Otter mount © Jen Gossman

I received a mounted taxidermy otter in still life pose without a base from the Tenby museum, Wales where it had been in long term storage wrapped in Tyvek. On initial examination it showed some skin shrinkage and was covered in a thick layer of dirt, grease and dust.

The main concern was an infestation by carpet beetles. Inspection of the fur and hide revealed evidence of the beetles in the form of fras, some dead or empty larvae casts and matted fur alongside large bald areas.

The decision was taken to send the otter to be frozen using industrial freezers with the valued assistance of Julian Carter from Amgueddfa Cymru (Cardiff), where it spent 3 weeks at -30 degrees wrapped in plastic sheeting and placed in a strong container to avoid freezer burn or contact with moisture. Once the otter returned, a detailed examination of the mount could be undertaken.

Otter examination in fume cupboard © Jen Gossman

The exact age of the mount could not be determined due to the lack of records but the potential of there being arsenic contamination, commonly used as preparation and an anti-pest measure prior to the 1980s, was likely.

In response to this I decided to examine the mount with surfaces covered using polyethylene sheeting and a fume cupboard, making sure to wear protective PPE whilst handling. For certainty and the safety of students and staff, we decided to undertake tests to ascertain the likely presence and potential contamination level of the mount by arsenic. I used the XRF machine and dab tests to sample common aggregation areas such as the feet, armpits and ear areas. Two tests were decided on to allow a holistic view of the mount.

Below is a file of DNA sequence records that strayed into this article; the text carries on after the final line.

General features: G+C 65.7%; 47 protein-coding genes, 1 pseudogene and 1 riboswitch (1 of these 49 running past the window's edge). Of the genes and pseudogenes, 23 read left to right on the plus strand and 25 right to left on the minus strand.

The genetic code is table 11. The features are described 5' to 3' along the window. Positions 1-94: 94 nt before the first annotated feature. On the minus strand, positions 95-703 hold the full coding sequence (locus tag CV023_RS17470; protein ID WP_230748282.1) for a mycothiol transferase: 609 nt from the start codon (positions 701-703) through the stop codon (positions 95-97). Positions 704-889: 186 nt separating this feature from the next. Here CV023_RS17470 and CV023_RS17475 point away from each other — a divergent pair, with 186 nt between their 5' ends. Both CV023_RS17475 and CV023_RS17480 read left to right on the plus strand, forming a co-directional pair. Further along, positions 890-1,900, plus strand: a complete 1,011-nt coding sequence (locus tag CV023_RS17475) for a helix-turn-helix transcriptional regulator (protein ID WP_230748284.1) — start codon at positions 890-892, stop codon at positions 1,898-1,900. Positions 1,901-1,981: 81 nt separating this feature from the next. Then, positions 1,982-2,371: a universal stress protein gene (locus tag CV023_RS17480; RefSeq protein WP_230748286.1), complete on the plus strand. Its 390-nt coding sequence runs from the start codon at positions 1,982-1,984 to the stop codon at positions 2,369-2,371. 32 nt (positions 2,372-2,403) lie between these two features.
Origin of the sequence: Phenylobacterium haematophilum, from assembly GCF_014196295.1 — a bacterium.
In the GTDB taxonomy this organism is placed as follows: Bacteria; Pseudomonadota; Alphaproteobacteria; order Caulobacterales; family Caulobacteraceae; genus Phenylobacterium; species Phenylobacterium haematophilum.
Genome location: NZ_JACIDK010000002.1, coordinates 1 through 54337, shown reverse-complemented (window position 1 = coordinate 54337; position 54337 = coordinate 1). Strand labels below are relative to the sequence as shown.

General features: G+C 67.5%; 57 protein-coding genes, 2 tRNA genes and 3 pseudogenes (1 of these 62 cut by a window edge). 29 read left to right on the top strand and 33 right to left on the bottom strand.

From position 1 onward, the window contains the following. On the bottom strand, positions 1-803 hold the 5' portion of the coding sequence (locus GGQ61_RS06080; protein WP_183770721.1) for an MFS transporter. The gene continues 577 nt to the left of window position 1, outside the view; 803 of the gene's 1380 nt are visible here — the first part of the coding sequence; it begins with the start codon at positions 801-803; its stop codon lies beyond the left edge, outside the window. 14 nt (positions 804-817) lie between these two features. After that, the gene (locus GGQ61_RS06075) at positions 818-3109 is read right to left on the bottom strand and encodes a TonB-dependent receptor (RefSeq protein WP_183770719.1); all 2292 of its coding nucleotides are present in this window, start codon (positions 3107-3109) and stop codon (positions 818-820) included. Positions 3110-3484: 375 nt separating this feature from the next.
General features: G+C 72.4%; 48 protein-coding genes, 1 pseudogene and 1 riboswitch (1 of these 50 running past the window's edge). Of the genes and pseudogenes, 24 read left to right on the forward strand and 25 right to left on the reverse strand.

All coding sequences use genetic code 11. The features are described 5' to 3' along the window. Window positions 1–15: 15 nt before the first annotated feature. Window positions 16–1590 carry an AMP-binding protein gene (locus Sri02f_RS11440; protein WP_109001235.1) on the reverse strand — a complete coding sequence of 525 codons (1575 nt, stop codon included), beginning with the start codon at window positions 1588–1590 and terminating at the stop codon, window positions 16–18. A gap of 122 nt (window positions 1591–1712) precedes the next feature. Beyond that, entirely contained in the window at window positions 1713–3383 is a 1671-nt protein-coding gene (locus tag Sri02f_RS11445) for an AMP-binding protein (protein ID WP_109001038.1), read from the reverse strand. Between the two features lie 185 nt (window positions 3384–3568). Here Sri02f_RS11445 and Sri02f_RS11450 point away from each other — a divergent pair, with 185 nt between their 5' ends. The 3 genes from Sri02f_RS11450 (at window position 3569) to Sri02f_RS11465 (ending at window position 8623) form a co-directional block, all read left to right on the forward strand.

Pest damage to underneath of mount © Jen Gossman

Alongside the general dirt levels and grease or debris on the surface layers of fur, underneath this and close to the hide, was found to have been warped by the potential actions of moisture or eaten and matted by pest action. The fur itself was severely degraded from fading and showed some embrittlement from this occurrence. There were various areas of the hide that had been subject to warping. This had potentially caused dislocation of the toes and warping of the jaw. It was decided not to address this as it had low impact on the mount at this time.

Due to Covid-19, the actual treatment of the mount has sadly been put on hold but the planned treatment is to clean and remove pest damage and dirt from the fur and attempt to recolour the mount to reflect a realistic appearance. I decided that recolouring was important as I feel that the purpose of a taxidermy mount of this type, is to represent as much as possible the real animal. Taxidermy either scientific or trophy most commonly has the purpose of allowing a closer understanding of nature, and may provide scientific value.  To maintain the validity of that experience the accurate appearance of the mount is important to our understanding. Re-colouring may hide history of the mount and will interfere with any scientific data but will enhance public experience, I feel that this opinion is important to consider when displaying taxidermy of extinct species.